HST's application knowhow and on-site innovation with KSB's efficient Amacan pumps designed for flood control successfully resolved the problems at the collapsed embankment
The Collapsed Embankment - Airview - Provided
The land on the eastern bank of the Irrawaddy River (also known as the Ayeyarwady River) where the Mandalay City sits is low and prone to heavy flooding. The area is in need of a proper flood control system and infrastructure.
Flooding gets much worse during the wet season running from May through October. Heavy rainfall causes rivers to rise and further flooding. In 2019, several states and regions in Myanmar were hit by heavy monsoon rainfall and flooding from mid-July that started with Kachin and Rakhine states and Sagaing Region. The United Nations (UN) in a report stated that over 40,000 people were displaced by the monsoon flooding by the end of July and they stayed in 186 evacuation centres in Kachin, Rakhine, Chin, and Mon states, as well as Bago, Sagaing, Mandalay and Magway regions. By early August, more than 89,000 people across nine states and regions were displaced by the monsoon flooding. The country is in need of a well-established drainage and flood control system.
In July 2020, an embankment along the Irrawaddy River collapsed and flood control has become an even greater concern for the Mandalay City Development Committee (MCDC). The water from the swelling river due to heavy rain leaked through the weak soil and the weakened embankment could not hold the pressure for any longer. The collapse resulted in a flood that destroyed the roads near the embankment and affected the lowland areas. More than 12,000 residents had to leave their homes. The authority sought after the technical and service support of Han Sein Thant Engineering (HST) in its attempt to drain out the water at the collapsed embankment while fixing the damages and taking care of the welfare of the residents who lost their homes.
Installation of one of the four pumps KSBs Amacan pumps - Provided
Due to the emergency and severity of the situation, the authority could not allow long period of time for the construction of typically concrete flood control structures to install the pumps. Mr James U Thant Zin, the Managing Director of HST, planned the standing support design with mobile pipelines as an immediate innovative solution to curb the situation. Since the standing support design was mobile, the team of HST's engineers kept the pipelines short with just 75 m in length as the mobility made the it possible to set up the structures easier and closer to the main source of electricity.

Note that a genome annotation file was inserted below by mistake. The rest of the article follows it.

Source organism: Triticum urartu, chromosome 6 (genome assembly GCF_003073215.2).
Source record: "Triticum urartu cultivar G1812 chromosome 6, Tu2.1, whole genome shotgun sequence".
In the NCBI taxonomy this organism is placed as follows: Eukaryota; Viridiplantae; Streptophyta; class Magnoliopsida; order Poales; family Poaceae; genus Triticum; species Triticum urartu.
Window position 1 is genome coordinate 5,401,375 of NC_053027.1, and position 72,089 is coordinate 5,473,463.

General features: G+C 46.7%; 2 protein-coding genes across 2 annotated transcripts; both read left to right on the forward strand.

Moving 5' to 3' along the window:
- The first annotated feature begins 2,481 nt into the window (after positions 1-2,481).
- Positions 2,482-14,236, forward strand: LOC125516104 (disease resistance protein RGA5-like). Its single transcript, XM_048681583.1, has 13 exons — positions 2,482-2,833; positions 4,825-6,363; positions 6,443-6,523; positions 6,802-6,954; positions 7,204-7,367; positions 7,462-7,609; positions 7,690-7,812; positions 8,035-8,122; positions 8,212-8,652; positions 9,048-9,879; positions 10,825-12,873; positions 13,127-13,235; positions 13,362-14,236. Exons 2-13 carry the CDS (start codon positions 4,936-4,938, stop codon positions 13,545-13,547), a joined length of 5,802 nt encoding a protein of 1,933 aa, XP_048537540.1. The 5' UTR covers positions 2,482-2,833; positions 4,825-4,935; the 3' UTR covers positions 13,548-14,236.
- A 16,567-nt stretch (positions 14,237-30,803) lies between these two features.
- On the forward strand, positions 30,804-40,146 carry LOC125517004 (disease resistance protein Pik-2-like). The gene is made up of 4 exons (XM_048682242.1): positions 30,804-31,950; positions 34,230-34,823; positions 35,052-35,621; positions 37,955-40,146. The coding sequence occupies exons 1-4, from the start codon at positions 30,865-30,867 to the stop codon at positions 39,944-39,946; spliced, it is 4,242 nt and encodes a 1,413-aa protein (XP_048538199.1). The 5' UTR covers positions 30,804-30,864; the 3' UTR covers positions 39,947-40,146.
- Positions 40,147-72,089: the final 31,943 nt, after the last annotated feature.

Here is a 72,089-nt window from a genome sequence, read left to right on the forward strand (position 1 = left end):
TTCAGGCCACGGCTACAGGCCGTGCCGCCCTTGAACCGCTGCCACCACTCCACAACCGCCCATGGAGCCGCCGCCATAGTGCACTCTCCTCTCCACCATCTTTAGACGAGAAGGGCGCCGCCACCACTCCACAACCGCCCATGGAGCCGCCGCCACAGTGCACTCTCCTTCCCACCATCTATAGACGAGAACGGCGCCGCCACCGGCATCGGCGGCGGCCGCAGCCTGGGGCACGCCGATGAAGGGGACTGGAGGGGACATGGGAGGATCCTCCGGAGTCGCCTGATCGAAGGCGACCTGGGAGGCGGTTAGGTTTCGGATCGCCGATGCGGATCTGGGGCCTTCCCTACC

KSB's Amacan pumps in HST's warehouse were used due to the high efficiency for applications with large flow range and lower power consumption. KSB's Amacan pumps are designed with low-vibration hydraulic system with inlet ribs and optimised bellmouth for vortex-free inflow. KSB's Amacan pumps ensure self-centring seating in discharge tubes due to their own weight and this makes installation and removal of the pumps easier, and this has sped up the execution of the emergency project.
Team of HST's Engineers at HST's Service Center in Mandalay - Provided
HST's application knowhow and on-site innovation with KSB's efficient Amacan pumps assisted the authority to quickly cease the damages caused by the flood. Upon successful execution of the emergency project, the technical mechanism of the standing support design has been verified.
Construction and Installation of the set up with mobile pipelines
Due to high construction costs to build concrete structures for typical flood control systems, it has been challenging for the authority to execute various flood control projects. During emergencies, it has been even more challenging as the conventional flood control stations take about 2 – 4 years to build. Now with the proven design from HST that is mobile and standing, the authority will be able to help the residents much more promptly at lower costs especially during unforeseen emergencies.
Effects on people exposed to flood water include acute outcomes of cardiovascular diseases such as heart attacks, drownings from walking or driving through flood water, injuries from contacts with debris and submerged objects in flood water, damages due to building collapses, diarrhoeal, vector- and rodent-borne diseases, respiratory, skin and eye infections, and chemical poisoning such as carbon monoxide poisoning as well as mental stress. According to the World Health Organisation (WHO), one third of the flood-related deaths globally are from physical trauma, heart attacks, electrocution, carbon monoxide poisoning or fire. Hence, provision of improved water supply and drainage system is one of the most significant goals of the authorities in order to improve the standard of healthily living for the residents in the city.